Redox Reactions of Nitrogen
Nitrogen exists in several oxidation state ranging from +5 (in nitrate) to -3 (in ammonium).1 To climb the oxidation-state ladder from N(5), via N(3) and N(0), to N(-3) eight electrons are needed:
|(1)||NO3- ⇒ NO2- ⇒ N2(g) ⇒ NH4+|
The corresponding three redox reactions are:
|(2a)||NO3- + 2H+ + 2e-||=||NO2- + H2O||log K = 28.57|
|(2b)||NO3- + 6H+ + 5e-||=||½ N2 + 3H2O||log K = 103.54|
|(2c)||NO3- + 10H+ + 8e-||=||NH4+ + 3H2O||log K = 119.077|
Here the equilibrium constants K refer to standard conditions at 25.
Redox Disequilibrium – Configuration Panel
In natural environments redox reactions seldom achieve full equilibrium state – even if the reaction is thermodynamically possible. Depending on the system under study the user is able to allow or disallow specific redox transitions.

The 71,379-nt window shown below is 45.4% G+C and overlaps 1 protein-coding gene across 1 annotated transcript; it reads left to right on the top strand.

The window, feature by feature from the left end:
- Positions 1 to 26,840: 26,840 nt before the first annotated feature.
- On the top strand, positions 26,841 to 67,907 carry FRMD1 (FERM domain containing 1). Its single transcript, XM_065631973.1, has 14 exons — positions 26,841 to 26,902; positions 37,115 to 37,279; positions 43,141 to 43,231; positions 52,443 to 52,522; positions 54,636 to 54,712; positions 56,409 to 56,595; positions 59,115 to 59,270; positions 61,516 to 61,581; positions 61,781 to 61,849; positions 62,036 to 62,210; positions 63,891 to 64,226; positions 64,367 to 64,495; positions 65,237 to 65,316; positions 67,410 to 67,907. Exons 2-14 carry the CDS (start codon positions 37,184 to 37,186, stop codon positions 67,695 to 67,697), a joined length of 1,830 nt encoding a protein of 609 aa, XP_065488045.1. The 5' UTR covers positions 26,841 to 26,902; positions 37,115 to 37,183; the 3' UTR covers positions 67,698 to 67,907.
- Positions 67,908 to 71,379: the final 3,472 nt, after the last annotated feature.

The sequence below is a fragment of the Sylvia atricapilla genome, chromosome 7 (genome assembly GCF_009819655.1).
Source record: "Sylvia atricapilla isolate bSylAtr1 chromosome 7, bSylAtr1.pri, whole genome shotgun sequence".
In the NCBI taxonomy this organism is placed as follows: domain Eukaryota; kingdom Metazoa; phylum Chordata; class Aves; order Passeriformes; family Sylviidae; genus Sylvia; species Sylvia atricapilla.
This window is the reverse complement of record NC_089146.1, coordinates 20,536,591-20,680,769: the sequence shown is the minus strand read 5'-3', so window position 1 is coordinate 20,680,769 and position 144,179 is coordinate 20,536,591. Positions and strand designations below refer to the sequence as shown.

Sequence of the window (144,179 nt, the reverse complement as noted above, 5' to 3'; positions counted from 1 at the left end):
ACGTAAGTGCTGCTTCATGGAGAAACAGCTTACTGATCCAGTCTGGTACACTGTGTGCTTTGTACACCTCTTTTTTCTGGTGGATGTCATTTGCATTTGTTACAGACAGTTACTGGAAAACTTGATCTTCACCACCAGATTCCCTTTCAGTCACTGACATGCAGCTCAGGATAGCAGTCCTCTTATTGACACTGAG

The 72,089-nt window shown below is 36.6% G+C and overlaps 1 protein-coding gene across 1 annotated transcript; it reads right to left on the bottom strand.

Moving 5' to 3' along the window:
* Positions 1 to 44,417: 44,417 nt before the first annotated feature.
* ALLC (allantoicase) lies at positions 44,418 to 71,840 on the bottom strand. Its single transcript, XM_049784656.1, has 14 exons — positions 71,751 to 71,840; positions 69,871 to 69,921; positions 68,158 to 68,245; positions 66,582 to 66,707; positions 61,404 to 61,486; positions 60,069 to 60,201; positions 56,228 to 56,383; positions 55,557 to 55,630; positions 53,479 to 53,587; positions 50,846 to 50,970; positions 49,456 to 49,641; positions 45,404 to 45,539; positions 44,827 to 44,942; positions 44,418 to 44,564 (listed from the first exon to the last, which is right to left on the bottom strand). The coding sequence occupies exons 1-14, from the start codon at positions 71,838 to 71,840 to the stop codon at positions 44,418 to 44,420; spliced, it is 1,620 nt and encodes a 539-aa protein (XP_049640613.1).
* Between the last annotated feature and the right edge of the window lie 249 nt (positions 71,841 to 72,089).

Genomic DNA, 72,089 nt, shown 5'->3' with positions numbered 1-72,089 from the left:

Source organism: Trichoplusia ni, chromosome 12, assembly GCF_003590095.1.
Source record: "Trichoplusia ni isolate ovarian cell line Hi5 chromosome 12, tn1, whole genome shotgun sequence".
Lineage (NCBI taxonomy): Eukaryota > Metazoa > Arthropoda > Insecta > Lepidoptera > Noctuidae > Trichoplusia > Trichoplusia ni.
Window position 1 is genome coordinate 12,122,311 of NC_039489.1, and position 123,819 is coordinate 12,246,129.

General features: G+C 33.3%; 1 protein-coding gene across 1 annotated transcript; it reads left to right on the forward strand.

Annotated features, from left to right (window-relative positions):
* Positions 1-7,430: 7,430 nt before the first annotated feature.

The right screenshot shows the configuration panel to exclude/include one or more redox reactions defined in 2a to (2c). This panel opens via the menu Settings in the main input window.
The screenshot shows the default setup, which excludes all redox transitions. For most cases it is a good starting point.
Unfortunately, there is no universal recipe to select the best strategy. One thing you can do is to compare the outcome of different scenarios. The exclusion of a redox transition is a rather crude way to simulate redox kinetics. But it improves the understanding of the particularly tricky topic of redox processes.2
Note. The selection in the configuration panel remains valid until program exit. After restart the default setting (see above screenshot) is established.